Wednesday, July 27, 2011

SOMT: From Land Lines Phones To Smart Phones

Blogger’s Note: SOMT stands for Sign Of My Times, an occasional blog sharing my thoughts how time changes life from when I was young to today. It’s been a long time I wrote a SOMT.

I remember July 1, 1998, the day I got my first cell phone. I just started my first job after graduating college. My first big purchase was a Nokia cell phone in Pacific Bell store. The black cell phone was almost the size of a brick. The weight was as heavy as a paperweight. The screen was about 40% of the phone size.

I had a smaller Nokia in 2001 and two LG cell phones from 2006-2011 thereafter. My last LG phone I texted, took pictures, listened to music, and wrote notes on my notepad. My older cell phones were ordinary phones that included call waiting and voice mail. On July 6, 2011, I purchased my first smart phone on the last day Verizon offered unlimited data. I found out days before Verizon announced an end to their unlimited data plan. I quickly researched and choose the Droid X2. I wanted to purchase a solid, reasonably priced smart phone to lock in the unlimited data plan for future contracts.

I remember students in my high school had pagers. In college, some students had pagers and a few students had cell phones. I remember one student’s phone rang three times in a Calculus II class in 1993. Many students either couldn’t afford a cell phone or believed cell phones were a bothersome when somebody calls.

Times have changed. Cell phones are affordable and a necessity. The reason I purchased a cell phone was for convenience: communicate with my family and friends and for emergencies. I have a smart phone today. Smart phones, used properly, make life easier. I find nearby restaurants, use maps for directions, take better pictures, and connect to the internet to find information. And I keep in touch with family and friends more effectively because my smart phone has Facebook and Twitter apps.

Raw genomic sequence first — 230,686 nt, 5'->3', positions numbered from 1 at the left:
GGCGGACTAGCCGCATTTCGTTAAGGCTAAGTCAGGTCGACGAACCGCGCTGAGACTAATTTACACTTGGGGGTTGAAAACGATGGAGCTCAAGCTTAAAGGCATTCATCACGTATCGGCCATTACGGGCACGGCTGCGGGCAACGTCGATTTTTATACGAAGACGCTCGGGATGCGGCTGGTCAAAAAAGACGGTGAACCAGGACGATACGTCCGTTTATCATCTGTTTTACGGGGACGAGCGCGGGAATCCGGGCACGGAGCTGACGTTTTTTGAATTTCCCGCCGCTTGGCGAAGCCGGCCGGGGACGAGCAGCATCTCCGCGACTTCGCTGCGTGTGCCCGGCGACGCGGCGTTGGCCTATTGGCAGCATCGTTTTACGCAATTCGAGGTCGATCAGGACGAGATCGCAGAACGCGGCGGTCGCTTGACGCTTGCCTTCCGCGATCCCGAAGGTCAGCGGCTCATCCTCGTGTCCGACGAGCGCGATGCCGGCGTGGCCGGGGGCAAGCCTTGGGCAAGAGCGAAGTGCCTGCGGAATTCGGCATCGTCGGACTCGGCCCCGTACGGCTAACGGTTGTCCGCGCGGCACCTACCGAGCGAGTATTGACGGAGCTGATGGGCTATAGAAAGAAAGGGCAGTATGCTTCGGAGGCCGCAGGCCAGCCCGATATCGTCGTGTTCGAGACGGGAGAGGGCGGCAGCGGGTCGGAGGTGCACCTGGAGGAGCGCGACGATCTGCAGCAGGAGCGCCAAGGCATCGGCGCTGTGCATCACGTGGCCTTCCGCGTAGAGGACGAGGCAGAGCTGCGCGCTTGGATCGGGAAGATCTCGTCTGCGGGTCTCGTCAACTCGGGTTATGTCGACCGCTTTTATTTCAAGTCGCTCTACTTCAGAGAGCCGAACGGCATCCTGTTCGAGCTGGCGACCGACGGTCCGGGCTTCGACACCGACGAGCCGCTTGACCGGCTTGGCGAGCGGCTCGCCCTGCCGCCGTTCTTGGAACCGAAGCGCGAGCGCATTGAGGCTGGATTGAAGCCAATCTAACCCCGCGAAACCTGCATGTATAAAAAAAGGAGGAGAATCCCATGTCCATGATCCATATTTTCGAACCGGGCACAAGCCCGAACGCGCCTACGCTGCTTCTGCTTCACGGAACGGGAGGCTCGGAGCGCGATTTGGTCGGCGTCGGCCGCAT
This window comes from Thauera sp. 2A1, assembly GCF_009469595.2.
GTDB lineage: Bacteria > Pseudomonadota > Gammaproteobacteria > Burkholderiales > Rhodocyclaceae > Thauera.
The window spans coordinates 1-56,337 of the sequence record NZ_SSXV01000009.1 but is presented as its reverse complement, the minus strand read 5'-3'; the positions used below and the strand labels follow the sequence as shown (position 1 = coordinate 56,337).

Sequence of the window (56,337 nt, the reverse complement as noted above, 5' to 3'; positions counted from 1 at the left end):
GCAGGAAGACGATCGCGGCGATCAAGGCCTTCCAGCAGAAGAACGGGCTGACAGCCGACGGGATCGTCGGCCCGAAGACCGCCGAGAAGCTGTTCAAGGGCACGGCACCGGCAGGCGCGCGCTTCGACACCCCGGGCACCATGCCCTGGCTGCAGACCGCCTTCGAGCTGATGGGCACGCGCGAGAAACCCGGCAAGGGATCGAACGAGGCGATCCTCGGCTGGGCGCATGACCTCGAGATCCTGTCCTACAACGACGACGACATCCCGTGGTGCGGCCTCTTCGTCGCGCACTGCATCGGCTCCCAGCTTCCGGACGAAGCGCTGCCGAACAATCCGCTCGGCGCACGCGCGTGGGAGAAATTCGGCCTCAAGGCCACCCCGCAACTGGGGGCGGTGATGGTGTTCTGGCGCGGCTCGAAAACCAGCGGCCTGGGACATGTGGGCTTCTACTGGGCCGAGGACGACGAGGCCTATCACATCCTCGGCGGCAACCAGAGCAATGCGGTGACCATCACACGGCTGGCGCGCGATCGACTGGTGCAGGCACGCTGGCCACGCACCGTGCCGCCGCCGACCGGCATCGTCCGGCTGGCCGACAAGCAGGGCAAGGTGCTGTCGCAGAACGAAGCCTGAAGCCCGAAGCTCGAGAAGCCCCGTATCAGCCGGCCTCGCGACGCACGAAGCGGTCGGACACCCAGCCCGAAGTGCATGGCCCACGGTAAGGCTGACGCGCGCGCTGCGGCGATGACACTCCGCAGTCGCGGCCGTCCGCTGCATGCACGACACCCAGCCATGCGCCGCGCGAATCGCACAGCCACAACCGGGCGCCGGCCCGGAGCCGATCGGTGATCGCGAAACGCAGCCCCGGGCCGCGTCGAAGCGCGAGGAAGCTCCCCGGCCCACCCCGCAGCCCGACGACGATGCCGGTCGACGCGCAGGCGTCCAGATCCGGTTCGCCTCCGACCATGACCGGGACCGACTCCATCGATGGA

I believe everyone should have a cell phone or smart phones for at least communicating and for emergencies. Twenty years ago, almost everyone was on a land line talking on the phone. A person must find a phone when there is an emergency. Today, almost everyone is talking on a cell phone indoors and outdoors, in a restaurant or at the park, and in a car or bus. Most people can call on their cell phones for emergencies. Smart phones provide additional convenience including paying bills, watching videos, writing notes, listening to music, and doing something to occupy time a person is waiting.

The Personal Side Of Me Finding Raymond Mar

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